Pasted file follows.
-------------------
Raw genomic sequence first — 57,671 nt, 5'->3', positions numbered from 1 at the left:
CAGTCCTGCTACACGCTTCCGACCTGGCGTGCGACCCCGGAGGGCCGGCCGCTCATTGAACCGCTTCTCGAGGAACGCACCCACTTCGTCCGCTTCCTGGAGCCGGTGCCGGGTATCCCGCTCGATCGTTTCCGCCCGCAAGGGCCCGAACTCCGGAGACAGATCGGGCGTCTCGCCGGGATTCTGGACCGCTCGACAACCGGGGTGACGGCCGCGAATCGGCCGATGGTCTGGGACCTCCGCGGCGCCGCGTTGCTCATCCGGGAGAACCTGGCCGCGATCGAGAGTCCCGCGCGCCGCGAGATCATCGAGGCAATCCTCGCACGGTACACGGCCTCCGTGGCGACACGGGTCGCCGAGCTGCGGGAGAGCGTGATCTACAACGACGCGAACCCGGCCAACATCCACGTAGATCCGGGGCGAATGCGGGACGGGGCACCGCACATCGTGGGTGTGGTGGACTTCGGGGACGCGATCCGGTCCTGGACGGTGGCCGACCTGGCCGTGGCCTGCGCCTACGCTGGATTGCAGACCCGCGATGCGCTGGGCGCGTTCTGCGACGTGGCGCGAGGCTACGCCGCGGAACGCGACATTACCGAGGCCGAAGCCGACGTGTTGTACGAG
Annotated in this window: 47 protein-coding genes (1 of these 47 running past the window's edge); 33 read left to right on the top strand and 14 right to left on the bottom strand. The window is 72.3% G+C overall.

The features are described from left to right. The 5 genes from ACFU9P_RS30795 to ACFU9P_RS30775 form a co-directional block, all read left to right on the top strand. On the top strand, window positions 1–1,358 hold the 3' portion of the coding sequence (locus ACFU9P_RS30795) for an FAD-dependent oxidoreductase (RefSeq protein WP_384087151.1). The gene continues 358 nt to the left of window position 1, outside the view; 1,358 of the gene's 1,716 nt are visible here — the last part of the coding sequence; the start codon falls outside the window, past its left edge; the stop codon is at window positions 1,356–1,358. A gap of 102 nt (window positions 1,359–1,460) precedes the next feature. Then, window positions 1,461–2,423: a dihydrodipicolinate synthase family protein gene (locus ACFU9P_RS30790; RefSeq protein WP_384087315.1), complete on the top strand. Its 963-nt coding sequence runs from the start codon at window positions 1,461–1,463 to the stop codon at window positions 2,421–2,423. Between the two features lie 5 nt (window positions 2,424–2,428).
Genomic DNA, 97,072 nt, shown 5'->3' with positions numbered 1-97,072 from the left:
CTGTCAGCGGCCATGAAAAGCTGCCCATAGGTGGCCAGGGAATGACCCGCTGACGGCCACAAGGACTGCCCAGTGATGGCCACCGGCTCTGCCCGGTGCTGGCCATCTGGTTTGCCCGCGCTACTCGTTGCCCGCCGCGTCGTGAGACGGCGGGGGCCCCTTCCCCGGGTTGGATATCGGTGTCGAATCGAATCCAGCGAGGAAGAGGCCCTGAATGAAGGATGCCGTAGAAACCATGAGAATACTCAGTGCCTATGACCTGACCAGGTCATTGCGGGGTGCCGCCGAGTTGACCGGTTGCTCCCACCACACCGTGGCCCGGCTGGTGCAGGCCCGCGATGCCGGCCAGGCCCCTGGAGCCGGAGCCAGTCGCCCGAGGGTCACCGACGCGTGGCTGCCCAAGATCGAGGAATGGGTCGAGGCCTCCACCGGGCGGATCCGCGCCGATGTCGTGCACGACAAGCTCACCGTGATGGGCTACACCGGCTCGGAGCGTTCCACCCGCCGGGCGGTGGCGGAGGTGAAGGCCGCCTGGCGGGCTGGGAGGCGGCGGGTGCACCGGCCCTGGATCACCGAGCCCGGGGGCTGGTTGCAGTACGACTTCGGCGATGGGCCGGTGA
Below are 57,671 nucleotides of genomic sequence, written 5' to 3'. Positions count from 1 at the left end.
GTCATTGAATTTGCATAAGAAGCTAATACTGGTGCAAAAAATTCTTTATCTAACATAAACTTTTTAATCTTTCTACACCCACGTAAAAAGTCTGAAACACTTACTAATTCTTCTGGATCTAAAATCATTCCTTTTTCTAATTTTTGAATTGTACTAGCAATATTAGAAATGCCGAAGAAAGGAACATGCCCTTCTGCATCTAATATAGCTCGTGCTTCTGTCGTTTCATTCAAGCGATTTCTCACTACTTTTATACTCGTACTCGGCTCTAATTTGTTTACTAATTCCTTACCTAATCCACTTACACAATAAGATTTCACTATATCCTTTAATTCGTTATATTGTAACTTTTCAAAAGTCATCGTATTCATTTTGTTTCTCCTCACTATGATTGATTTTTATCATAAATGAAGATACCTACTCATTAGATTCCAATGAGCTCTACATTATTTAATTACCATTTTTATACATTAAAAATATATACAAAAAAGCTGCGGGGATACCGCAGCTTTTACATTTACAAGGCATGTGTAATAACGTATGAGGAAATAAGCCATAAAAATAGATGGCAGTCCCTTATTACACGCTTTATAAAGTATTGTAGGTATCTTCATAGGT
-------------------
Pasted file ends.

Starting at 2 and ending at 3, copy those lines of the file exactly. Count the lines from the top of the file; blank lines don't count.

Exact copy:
CAGTCCTGCTACACGCTTCCGACCTGGCGTGCGACCCCGGAGGGCCGGCCGCTCATTGAACCGCTTCTCGAGGAACGCACCCACTTCGTCCGCTTCCTGGAGCCGGTGCCGGGTATCCCGCTCGATCGTTTCCGCCCGCAAGGGCCCGAACTCCGGAGACAGATCGGGCGTCTCGCCGGGATTCTGGACCGCTCGACAACCGGGGTGACGGCCGCGAATCGGCCGATGGTCTGGGACCTCCGCGGCGCCGCGTTGCTCATCCGGGAGAACCTGGCCGCGATCGAGAGTCCCGCGCGCCGCGAGATCATCGAGGCAATCCTCGCACGGTACACGGCCTCCGTGGCGACACGGGTCGCCGAGCTGCGGGAGAGCGTGATCTACAACGACGCGAACCCGGCCAACATCCACGTAGATCCGGGGCGAATGCGGGACGGGGCACCGCACATCGTGGGTGTGGTGGACTTCGGGGACGCGATCCGGTCCTGGACGGTGGCCGACCTGGCCGTGGCCTGCGCCTACGCTGGATTGCAGACCCGCGATGCGCTGGGCGCGTTCTGCGACGTGGCGCGAGGCTACGCCGCGGAACGCGACATTACCGAGGCCGAAGCCGACGTGTTGTACGAG
Annotated in this window: 47 protein-coding genes (1 of these 47 running past the window's edge); 33 read left to right on the top strand and 14 right to left on the bottom strand. The window is 72.3% G+C overall.